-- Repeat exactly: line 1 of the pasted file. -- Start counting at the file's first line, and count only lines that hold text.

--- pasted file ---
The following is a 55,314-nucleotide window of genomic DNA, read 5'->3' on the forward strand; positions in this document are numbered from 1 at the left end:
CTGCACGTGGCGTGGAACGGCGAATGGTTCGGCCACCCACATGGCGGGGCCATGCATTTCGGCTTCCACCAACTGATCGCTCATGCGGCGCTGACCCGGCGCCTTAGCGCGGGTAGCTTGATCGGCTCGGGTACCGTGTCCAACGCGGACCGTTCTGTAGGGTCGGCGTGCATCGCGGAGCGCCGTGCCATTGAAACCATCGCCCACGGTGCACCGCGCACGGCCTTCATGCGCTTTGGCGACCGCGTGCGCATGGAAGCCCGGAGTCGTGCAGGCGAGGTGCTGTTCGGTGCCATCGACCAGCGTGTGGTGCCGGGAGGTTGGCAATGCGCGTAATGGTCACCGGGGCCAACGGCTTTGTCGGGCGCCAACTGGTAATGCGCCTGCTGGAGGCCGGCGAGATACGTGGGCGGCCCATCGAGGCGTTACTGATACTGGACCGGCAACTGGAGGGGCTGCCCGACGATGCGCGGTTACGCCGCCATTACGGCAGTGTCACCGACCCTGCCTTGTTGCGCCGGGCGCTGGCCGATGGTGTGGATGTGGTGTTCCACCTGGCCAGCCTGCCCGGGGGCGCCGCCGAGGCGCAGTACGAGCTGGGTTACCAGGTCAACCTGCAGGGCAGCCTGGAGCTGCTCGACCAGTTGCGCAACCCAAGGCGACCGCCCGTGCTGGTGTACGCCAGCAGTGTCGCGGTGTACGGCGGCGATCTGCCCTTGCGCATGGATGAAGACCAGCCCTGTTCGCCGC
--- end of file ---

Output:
The following is a 55,314-nucleotide window of genomic DNA, read 5'->3' on the forward strand; positions in this document are numbered from 1 at the left end: